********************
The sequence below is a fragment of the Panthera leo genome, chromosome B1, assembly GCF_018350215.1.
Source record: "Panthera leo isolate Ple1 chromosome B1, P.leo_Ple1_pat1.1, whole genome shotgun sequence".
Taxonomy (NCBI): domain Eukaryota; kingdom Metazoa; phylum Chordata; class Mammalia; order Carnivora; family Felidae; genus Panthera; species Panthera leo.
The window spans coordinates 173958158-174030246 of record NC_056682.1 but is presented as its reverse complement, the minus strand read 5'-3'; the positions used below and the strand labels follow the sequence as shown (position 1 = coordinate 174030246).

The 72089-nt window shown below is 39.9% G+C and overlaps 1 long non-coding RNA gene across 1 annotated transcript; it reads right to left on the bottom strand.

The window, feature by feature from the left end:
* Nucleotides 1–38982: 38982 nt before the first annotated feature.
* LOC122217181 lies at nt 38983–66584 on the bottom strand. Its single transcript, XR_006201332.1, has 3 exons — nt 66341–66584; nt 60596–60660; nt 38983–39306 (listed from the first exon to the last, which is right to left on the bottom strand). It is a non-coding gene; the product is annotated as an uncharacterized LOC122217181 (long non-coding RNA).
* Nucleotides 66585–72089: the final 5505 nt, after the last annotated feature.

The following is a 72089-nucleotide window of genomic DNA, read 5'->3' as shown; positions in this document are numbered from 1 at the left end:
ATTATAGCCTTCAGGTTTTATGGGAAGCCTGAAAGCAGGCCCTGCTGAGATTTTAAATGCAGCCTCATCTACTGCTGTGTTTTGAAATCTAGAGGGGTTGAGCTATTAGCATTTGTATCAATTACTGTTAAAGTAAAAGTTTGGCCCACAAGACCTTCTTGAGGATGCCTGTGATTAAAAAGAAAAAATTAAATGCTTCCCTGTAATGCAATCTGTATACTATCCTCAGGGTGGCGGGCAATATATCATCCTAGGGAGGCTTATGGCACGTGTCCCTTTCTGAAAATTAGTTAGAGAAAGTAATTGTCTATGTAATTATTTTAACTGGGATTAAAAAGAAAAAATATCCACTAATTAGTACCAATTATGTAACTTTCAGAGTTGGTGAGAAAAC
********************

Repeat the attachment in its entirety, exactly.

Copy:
The sequence below is a fragment of the Panthera leo genome, chromosome B1, assembly GCF_018350215.1.
Source record: "Panthera leo isolate Ple1 chromosome B1, P.leo_Ple1_pat1.1, whole genome shotgun sequence".
Taxonomy (NCBI): domain Eukaryota; kingdom Metazoa; phylum Chordata; class Mammalia; order Carnivora; family Felidae; genus Panthera; species Panthera leo.
The window spans coordinates 173958158-174030246 of record NC_056682.1 but is presented as its reverse complement, the minus strand read 5'-3'; the positions used below and the strand labels follow the sequence as shown (position 1 = coordinate 174030246).

The 72089-nt window shown below is 39.9% G+C and overlaps 1 long non-coding RNA gene across 1 annotated transcript; it reads right to left on the bottom strand.

The window, feature by feature from the left end:
* Nucleotides 1–38982: 38982 nt before the first annotated feature.
* LOC122217181 lies at nt 38983–66584 on the bottom strand. Its single transcript, XR_006201332.1, has 3 exons — nt 66341–66584; nt 60596–60660; nt 38983–39306 (listed from the first exon to the last, which is right to left on the bottom strand). It is a non-coding gene; the product is annotated as an uncharacterized LOC122217181 (long non-coding RNA).
* Nucleotides 66585–72089: the final 5505 nt, after the last annotated feature.

The following is a 72089-nucleotide window of genomic DNA, read 5'->3' as shown; positions in this document are numbered from 1 at the left end:
ATTATAGCCTTCAGGTTTTATGGGAAGCCTGAAAGCAGGCCCTGCTGAGATTTTAAATGCAGCCTCATCTACTGCTGTGTTTTGAAATCTAGAGGGGTTGAGCTATTAGCATTTGTATCAATTACTGTTAAAGTAAAAGTTTGGCCCACAAGACCTTCTTGAGGATGCCTGTGATTAAAAAGAAAAAATTAAATGCTTCCCTGTAATGCAATCTGTATACTATCCTCAGGGTGGCGGGCAATATATCATCCTAGGGAGGCTTATGGCACGTGTCCCTTTCTGAAAATTAGTTAGAGAAAGTAATTGTCTATGTAATTATTTTAACTGGGATTAAAAAGAAAAAATATCCACTAATTAGTACCAATTATGTAACTTTCAGAGTTGGTGAGAAAAC